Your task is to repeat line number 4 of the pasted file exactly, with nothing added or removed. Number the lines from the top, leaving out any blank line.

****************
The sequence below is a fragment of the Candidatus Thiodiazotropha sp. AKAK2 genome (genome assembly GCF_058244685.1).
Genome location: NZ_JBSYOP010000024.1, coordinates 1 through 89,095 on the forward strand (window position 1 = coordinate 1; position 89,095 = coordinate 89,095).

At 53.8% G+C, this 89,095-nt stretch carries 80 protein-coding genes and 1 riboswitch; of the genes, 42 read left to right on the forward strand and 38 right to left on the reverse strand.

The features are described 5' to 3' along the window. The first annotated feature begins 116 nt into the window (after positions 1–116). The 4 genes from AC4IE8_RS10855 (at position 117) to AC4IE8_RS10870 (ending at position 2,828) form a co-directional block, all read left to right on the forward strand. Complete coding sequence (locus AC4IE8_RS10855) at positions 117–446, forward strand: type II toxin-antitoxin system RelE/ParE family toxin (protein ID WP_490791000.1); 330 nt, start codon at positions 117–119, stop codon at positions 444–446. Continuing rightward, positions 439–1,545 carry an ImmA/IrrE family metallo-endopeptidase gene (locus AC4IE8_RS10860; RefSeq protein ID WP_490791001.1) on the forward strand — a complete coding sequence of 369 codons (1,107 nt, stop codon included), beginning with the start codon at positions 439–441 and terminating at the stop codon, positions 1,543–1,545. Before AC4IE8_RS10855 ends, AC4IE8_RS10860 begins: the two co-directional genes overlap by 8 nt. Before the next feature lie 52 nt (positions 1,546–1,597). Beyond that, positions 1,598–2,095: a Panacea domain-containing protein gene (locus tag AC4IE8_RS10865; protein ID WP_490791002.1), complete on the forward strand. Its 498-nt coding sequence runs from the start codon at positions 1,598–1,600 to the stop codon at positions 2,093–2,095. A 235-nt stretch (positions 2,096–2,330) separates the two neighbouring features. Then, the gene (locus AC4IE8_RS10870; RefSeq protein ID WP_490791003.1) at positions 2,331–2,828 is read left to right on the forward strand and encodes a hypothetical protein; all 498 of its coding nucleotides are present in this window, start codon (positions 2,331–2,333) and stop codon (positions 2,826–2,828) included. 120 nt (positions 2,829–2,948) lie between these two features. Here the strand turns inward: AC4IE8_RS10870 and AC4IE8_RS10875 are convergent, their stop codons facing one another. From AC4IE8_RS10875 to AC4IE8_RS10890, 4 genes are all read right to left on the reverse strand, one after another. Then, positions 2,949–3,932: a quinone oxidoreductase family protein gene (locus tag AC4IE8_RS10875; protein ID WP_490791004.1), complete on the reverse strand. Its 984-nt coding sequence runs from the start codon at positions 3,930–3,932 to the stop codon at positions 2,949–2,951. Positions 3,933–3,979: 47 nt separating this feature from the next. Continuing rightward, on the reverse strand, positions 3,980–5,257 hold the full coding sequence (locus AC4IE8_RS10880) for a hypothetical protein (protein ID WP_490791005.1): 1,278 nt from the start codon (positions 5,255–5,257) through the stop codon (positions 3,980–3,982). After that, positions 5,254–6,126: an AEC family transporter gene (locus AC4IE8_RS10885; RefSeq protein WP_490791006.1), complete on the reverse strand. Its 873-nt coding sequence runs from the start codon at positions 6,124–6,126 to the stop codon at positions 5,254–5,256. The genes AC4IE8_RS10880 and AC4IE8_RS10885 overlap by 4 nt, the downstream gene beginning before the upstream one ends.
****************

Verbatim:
The features are described 5' to 3' along the window. The first annotated feature begins 116 nt into the window (after positions 1–116). The 4 genes from AC4IE8_RS10855 (at position 117) to AC4IE8_RS10870 (ending at position 2,828) form a co-directional block, all read left to right on the forward strand. Complete coding sequence (locus AC4IE8_RS10855) at positions 117–446, forward strand: type II toxin-antitoxin system RelE/ParE family toxin (protein ID WP_490791000.1); 330 nt, start codon at positions 117–119, stop codon at positions 444–446. Continuing rightward, positions 439–1,545 carry an ImmA/IrrE family metallo-endopeptidase gene (locus AC4IE8_RS10860; RefSeq protein ID WP_490791001.1) on the forward strand — a complete coding sequence of 369 codons (1,107 nt, stop codon included), beginning with the start codon at positions 439–441 and terminating at the stop codon, positions 1,543–1,545. Before AC4IE8_RS10855 ends, AC4IE8_RS10860 begins: the two co-directional genes overlap by 8 nt. Before the next feature lie 52 nt (positions 1,546–1,597). Beyond that, positions 1,598–2,095: a Panacea domain-containing protein gene (locus tag AC4IE8_RS10865; protein ID WP_490791002.1), complete on the forward strand. Its 498-nt coding sequence runs from the start codon at positions 1,598–1,600 to the stop codon at positions 2,093–2,095. A 235-nt stretch (positions 2,096–2,330) separates the two neighbouring features. Then, the gene (locus AC4IE8_RS10870; RefSeq protein ID WP_490791003.1) at positions 2,331–2,828 is read left to right on the forward strand and encodes a hypothetical protein; all 498 of its coding nucleotides are present in this window, start codon (positions 2,331–2,333) and stop codon (positions 2,826–2,828) included. 120 nt (positions 2,829–2,948) lie between these two features. Here the strand turns inward: AC4IE8_RS10870 and AC4IE8_RS10875 are convergent, their stop codons facing one another. From AC4IE8_RS10875 to AC4IE8_RS10890, 4 genes are all read right to left on the reverse strand, one after another. Then, positions 2,949–3,932: a quinone oxidoreductase family protein gene (locus tag AC4IE8_RS10875; protein ID WP_490791004.1), complete on the reverse strand. Its 984-nt coding sequence runs from the start codon at positions 3,930–3,932 to the stop codon at positions 2,949–2,951. Positions 3,933–3,979: 47 nt separating this feature from the next. Continuing rightward, on the reverse strand, positions 3,980–5,257 hold the full coding sequence (locus AC4IE8_RS10880) for a hypothetical protein (protein ID WP_490791005.1): 1,278 nt from the start codon (positions 5,255–5,257) through the stop codon (positions 3,980–3,982). After that, positions 5,254–6,126: an AEC family transporter gene (locus AC4IE8_RS10885; RefSeq protein WP_490791006.1), complete on the reverse strand. Its 873-nt coding sequence runs from the start codon at positions 6,124–6,126 to the stop codon at positions 5,254–5,256. The genes AC4IE8_RS10880 and AC4IE8_RS10885 overlap by 4 nt, the downstream gene beginning before the upstream one ends.